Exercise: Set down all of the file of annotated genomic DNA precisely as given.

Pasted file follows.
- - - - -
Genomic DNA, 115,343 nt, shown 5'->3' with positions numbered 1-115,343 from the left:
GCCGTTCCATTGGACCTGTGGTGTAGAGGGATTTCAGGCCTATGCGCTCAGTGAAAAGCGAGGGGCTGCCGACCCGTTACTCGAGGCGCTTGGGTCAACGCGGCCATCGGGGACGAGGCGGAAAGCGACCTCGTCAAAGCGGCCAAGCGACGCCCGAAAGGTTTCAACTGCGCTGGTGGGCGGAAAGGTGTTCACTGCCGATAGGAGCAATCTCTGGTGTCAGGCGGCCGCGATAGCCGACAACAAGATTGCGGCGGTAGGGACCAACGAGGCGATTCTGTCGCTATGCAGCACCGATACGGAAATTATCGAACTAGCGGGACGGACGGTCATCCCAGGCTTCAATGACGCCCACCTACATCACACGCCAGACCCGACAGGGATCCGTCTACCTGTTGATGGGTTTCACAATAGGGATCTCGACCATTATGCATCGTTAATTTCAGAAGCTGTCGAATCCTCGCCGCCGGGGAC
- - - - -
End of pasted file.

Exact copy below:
Genomic DNA, 115,343 nt, shown 5'->3' with positions numbered 1-115,343 from the left:
GCCGTTCCATTGGACCTGTGGTGTAGAGGGATTTCAGGCCTATGCGCTCAGTGAAAAGCGAGGGGCTGCCGACCCGTTACTCGAGGCGCTTGGGTCAACGCGGCCATCGGGGACGAGGCGGAAAGCGACCTCGTCAAAGCGGCCAAGCGACGCCCGAAAGGTTTCAACTGCGCTGGTGGGCGGAAAGGTGTTCACTGCCGATAGGAGCAATCTCTGGTGTCAGGCGGCCGCGATAGCCGACAACAAGATTGCGGCGGTAGGGACCAACGAGGCGATTCTGTCGCTATGCAGCACCGATACGGAAATTATCGAACTAGCGGGACGGACGGTCATCCCAGGCTTCAATGACGCCCACCTACATCACACGCCAGACCCGACAGGGATCCGTCTACCTGTTGATGGGTTTCACAATAGGGATCTCGACCATTATGCATCGTTAATTTCAGAAGCTGTCGAATCCTCGCCGCCGGGGAC